Unlike large, state-supported institutions, smaller schools can react more quickly. Misericordia has capitalized on its smallness to pivot effectively. But size alone was not sufficient. It first had to recognize that no small private school can "compete with the homogeneous offerings" of state schools. Instead, Misericordia reinforced the service component of its mission through intensifying its focus on the service professions, especially health sciences. Refusing to be all things to all people simultaneously strengthened its identity, sharpened strategic planning, and hiked its competitiveness.
This strategy's fruits are impressive. Almost half the school's students today enroll in health-related professions. It now has a sparkling retention rate of 92 percent overall. High demand for professionals in these professions draws high-quality applicants with families willing to pay much of their tuition. Thereby, Misericordia has accomplished three goals: (1) increase enrollment from 1,050 to approximately 1,900 over 13 years; (2) increase the caliber of entering classes; and (3) maintain a tuition-discount rate five-six points below rival schools.
The strategy's deepest accomplishment has been to safeguard Misericordia from commoditization. Its growing prominence in health sciences has boosted its image, rendering it more attractive to applicants seeking majors in history and other more traditional studies.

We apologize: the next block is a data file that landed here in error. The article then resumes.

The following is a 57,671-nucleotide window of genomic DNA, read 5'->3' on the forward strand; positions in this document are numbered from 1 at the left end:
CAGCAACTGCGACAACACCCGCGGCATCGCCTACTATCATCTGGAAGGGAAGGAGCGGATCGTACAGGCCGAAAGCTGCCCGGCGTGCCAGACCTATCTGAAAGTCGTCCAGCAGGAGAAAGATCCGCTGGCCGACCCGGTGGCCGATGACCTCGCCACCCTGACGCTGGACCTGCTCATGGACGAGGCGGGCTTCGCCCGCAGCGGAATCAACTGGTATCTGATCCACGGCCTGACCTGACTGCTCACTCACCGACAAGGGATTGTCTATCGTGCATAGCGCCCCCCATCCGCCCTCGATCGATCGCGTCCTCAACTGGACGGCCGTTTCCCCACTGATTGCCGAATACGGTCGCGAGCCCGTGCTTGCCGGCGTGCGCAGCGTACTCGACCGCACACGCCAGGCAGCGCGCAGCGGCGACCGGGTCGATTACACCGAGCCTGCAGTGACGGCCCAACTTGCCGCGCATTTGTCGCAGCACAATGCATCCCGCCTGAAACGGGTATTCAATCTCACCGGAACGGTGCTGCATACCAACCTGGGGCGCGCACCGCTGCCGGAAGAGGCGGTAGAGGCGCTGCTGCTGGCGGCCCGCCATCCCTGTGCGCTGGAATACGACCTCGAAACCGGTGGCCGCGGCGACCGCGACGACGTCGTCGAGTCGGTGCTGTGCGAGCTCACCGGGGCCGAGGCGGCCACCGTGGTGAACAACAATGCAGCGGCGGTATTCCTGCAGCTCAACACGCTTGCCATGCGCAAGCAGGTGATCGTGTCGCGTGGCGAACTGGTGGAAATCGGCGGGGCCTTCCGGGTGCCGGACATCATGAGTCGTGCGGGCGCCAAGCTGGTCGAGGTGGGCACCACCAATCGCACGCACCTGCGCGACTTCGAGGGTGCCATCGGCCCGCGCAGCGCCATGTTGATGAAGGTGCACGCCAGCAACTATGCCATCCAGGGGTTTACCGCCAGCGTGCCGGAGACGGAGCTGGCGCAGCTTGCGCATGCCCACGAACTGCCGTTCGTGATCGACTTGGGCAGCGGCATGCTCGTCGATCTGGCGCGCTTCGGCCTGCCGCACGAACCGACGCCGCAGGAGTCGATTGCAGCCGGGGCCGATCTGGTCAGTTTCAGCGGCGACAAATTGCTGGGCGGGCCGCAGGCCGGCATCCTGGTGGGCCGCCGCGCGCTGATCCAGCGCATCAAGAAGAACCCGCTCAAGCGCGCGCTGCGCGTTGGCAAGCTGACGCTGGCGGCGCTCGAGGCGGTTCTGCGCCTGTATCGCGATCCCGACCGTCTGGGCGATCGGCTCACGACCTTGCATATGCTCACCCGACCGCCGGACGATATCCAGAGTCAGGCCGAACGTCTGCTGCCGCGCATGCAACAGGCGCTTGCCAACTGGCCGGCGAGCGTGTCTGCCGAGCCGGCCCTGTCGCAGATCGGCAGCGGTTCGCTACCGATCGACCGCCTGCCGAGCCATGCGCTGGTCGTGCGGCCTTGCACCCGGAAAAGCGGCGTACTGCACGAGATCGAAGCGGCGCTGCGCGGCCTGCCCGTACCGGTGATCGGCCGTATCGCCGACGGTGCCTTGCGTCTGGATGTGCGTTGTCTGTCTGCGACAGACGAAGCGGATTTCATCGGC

Misericordia's success notwithstanding, MacDowell gleans that the bigger picture portends further commoditization. Near-universal admissions foster and, in turn, are fettered by declining funding and rising accountability demands. These dynamics point to ever-greater commoditization-larger classes, both online and traditional, and less personal contact with students. But commoditization can be resisted if schools highlight their "comparative advantage." Differentiation both satisfies impatient boards and, more importantly, can increase enrollment and quality.
Although size and politics limit state institutions' ability to imitate Misericordia, big lessons can be learned from small schools. In order to implement these lessons, state legislatures must incentivize schools to enact such strategies. Legislators must compel state schools to close or consolidate low-attendance programs, which are now unaffordable luxuries for taxpayers. Legislators must also reduce regulations, which hike administrative budgets at the expense of instruction.
Learning big lessons from small schools, higher education stands a better chance of enhancing both student access and student success.